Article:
Confronting new challenges in chemical assessment : emerging contaminants and climate change

University dissertation from Stockholm : Department of Applied Environmental Science (ITM), Stockholm Univeristy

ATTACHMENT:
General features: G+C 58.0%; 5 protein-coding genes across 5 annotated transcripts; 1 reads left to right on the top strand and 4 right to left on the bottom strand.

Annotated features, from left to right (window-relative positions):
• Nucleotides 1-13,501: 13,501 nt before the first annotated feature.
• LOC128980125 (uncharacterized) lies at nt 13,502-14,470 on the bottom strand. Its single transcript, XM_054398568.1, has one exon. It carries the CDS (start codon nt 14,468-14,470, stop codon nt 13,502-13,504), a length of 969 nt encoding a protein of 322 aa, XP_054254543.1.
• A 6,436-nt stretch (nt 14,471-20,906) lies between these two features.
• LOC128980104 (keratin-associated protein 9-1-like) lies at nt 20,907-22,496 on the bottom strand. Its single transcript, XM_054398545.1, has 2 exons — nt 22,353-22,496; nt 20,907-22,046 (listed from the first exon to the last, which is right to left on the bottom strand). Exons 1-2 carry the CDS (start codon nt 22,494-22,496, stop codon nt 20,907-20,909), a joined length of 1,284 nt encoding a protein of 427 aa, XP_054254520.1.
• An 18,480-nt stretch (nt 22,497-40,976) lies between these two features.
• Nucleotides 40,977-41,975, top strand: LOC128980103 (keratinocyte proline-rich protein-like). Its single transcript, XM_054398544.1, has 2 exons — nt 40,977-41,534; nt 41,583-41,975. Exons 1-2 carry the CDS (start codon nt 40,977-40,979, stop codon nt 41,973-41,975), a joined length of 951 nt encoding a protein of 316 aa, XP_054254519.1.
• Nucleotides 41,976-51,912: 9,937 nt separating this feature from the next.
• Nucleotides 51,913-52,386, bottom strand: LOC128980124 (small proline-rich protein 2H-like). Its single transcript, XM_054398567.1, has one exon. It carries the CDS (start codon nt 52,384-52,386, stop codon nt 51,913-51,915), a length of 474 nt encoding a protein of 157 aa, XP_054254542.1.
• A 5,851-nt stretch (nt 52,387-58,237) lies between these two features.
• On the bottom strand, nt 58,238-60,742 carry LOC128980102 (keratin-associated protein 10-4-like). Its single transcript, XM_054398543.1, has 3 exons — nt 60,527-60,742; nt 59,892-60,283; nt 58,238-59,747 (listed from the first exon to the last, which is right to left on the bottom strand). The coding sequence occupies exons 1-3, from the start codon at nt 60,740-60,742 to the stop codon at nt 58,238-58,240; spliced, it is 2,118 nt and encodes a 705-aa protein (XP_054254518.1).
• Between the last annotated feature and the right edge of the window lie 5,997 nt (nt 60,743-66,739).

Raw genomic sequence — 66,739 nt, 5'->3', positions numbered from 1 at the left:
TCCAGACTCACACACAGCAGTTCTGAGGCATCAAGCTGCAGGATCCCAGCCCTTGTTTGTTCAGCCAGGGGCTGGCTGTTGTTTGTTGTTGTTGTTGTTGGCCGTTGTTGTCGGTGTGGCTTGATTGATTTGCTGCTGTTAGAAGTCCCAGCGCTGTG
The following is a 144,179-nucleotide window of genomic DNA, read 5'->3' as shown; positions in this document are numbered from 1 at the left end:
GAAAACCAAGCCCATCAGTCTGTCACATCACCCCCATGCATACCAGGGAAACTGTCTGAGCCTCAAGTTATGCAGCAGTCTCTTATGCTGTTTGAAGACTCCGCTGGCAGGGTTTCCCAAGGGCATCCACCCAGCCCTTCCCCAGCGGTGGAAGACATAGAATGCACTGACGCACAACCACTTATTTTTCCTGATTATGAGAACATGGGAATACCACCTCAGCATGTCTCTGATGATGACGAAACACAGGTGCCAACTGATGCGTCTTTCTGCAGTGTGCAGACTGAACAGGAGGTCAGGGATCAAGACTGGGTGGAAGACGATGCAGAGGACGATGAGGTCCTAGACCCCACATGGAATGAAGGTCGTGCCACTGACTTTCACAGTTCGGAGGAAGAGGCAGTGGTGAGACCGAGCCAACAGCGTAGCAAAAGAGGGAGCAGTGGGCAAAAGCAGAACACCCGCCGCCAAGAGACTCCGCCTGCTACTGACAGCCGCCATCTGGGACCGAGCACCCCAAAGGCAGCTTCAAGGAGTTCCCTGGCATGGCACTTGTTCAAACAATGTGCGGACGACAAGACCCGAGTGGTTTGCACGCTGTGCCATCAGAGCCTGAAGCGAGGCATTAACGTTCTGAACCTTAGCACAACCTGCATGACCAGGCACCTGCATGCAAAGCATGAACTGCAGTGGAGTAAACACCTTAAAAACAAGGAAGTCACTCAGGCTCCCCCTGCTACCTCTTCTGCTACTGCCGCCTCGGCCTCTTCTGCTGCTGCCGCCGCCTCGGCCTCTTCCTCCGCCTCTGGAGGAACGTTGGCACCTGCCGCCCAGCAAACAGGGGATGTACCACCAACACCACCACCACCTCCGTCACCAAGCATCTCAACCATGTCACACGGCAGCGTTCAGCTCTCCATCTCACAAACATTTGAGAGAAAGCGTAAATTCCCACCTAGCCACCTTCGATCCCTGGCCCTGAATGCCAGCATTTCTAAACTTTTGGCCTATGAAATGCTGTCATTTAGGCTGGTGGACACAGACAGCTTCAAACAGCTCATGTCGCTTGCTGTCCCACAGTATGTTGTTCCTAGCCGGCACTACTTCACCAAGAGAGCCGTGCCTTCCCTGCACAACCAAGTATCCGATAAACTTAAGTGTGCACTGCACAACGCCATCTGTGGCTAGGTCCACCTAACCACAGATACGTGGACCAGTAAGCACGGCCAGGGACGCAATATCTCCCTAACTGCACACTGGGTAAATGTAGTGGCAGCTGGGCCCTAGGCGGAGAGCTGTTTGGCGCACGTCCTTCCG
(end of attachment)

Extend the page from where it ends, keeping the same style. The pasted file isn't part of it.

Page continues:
Abstract: Both chemical-specific (e.g. physical-chemical properties) and environmental (e.g. climate) properties are required for model-based chemical exposure assessment. The physical-chemical property data for large numbers of “emerging chemicals” of concern are scarce and uncertain and their unusual structures and behaviour hinder the creation of hazard profiles. Climate change (CC) is expected to alter the transport and fate of chemicals in the environment, so from a long-term perspective it must be accounted for in chemical risk assessment. This thesis tackles the challenges (i) in developing hazard profiles for halogen-free flame retardants (HFFRs), which are emerging chemicals that are often ionogenic and can contain metallic and organic components in the same chemical structure, and (ii) in quantifying the effects of CC on the transport and fate of organic chemicals with a wide range of physical-chemical properties. The findings in Paper I suggest that the hazard profiles of HFFRs can be constructed, though they may be incomplete and associated with uncertainty as a result of data gaps and difficulties in developing models to describe their unique environmental chemistry. Paper II shows that the large uncertainties in physical-chemical properties dominate the variance in future forecasts of chemical concentrations and are far more important than variations in climate parameters due to CC. Paper III derives the CC/baseline scenario ratios of chemical concentrations, which vary widely with physical-chemical properties. Concentrations in the Baltic region are projected to change by factors of up to 3.0. Paper IV identifies significantly decreasing trends in measured atmospheric concentrations of many persistent organic pollutants, implying effectiveness of control actions. There is no evidence that CC has altered the temporal trends in long-term time series of chemicals based on the statistical analyses of the monitoring data.

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